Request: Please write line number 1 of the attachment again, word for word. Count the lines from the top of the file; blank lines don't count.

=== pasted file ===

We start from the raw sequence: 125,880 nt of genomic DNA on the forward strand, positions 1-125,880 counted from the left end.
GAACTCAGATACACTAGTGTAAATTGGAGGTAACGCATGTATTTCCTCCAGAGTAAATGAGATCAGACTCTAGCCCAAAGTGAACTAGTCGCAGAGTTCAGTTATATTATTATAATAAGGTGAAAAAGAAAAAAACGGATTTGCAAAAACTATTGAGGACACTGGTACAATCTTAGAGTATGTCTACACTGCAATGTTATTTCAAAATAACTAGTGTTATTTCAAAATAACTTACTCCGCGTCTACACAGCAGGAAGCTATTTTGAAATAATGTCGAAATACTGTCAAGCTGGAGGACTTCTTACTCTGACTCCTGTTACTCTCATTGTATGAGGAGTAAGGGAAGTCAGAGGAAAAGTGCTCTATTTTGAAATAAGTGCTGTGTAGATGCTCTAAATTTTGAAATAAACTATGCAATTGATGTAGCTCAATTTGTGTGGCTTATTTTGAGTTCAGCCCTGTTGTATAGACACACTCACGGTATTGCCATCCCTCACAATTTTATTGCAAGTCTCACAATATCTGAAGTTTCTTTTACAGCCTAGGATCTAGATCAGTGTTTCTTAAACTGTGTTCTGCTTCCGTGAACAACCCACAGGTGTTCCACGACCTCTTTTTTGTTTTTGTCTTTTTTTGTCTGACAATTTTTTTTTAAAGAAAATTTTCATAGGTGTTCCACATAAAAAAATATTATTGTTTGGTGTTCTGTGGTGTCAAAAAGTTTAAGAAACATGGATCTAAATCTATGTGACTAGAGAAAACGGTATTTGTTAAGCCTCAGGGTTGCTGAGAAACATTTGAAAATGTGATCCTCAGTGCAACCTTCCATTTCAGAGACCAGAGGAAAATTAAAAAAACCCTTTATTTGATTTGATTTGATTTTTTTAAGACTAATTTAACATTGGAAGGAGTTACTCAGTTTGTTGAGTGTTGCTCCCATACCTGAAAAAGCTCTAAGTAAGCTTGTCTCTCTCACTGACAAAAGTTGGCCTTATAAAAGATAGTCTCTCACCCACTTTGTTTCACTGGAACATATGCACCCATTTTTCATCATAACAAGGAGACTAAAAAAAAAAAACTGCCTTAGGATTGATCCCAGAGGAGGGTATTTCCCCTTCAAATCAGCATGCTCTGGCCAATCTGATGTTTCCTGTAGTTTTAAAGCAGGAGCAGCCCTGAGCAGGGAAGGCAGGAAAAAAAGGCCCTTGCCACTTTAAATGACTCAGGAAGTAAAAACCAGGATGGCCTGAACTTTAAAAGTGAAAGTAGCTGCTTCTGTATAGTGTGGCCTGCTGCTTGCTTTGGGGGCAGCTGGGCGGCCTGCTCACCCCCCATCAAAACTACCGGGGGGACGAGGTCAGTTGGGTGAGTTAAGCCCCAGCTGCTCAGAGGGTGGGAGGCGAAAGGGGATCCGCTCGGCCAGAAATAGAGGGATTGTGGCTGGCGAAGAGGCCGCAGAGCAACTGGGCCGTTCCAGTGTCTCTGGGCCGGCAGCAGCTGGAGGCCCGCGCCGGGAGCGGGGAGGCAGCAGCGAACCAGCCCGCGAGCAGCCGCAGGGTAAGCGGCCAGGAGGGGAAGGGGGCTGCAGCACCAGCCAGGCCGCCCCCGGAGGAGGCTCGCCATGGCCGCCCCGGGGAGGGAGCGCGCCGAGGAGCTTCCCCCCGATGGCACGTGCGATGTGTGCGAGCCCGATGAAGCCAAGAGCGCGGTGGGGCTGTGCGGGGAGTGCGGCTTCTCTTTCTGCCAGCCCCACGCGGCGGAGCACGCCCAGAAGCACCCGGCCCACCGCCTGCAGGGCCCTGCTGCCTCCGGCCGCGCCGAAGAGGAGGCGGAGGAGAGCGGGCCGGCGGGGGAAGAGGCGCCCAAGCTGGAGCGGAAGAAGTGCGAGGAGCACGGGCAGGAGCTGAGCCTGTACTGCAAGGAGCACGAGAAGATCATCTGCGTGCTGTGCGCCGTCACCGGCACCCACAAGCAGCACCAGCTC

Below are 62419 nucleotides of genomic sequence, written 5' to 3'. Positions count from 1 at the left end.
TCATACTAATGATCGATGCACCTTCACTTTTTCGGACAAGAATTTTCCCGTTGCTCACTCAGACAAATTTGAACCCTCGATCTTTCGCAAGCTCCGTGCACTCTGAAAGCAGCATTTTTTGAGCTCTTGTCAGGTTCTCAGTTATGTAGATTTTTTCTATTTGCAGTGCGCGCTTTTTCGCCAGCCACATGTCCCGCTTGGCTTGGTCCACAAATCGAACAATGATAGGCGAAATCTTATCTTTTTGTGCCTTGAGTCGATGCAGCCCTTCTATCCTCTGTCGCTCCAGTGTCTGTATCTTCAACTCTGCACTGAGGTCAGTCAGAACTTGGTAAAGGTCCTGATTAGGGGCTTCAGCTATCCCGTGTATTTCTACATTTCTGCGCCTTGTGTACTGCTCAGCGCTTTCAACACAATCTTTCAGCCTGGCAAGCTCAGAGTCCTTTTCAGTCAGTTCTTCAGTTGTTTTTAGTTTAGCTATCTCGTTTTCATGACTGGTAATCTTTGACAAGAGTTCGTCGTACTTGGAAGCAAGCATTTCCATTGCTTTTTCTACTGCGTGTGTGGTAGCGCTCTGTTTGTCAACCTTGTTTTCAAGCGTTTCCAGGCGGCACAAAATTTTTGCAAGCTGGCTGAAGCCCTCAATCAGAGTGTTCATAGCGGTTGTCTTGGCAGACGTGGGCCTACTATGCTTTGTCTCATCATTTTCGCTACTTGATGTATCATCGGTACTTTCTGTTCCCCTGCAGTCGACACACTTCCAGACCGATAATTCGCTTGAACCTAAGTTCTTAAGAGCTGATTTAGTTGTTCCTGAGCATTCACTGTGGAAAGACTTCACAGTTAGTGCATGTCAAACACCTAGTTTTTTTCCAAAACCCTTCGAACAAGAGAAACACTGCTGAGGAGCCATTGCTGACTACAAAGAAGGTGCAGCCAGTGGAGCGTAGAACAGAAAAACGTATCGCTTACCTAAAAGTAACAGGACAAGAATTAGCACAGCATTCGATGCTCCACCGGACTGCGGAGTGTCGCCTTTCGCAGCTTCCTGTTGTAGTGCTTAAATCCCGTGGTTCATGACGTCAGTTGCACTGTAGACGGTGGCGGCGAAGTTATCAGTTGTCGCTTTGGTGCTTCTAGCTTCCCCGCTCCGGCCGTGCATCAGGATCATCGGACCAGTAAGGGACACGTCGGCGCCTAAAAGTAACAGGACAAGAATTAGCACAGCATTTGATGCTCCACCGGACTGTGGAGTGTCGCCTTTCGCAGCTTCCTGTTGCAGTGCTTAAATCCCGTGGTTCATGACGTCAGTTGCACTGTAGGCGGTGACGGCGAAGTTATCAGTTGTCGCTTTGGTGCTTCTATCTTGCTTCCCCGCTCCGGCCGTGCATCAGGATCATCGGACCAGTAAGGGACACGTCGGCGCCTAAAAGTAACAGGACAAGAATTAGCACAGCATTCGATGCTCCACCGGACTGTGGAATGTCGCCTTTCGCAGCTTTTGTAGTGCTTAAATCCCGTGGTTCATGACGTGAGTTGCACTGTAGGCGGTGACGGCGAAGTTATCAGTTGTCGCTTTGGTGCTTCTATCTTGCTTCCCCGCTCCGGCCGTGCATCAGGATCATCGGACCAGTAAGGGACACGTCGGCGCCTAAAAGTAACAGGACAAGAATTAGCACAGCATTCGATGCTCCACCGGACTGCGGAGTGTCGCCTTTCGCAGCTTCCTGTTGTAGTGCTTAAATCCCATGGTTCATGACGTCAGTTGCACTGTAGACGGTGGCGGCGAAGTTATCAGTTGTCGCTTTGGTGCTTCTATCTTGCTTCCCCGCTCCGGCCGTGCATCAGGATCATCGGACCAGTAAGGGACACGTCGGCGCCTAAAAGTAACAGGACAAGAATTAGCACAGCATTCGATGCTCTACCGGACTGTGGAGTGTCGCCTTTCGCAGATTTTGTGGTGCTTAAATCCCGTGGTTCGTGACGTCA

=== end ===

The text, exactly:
We start from the raw sequence: 125,880 nt of genomic DNA on the forward strand, positions 1-125,880 counted from the left end.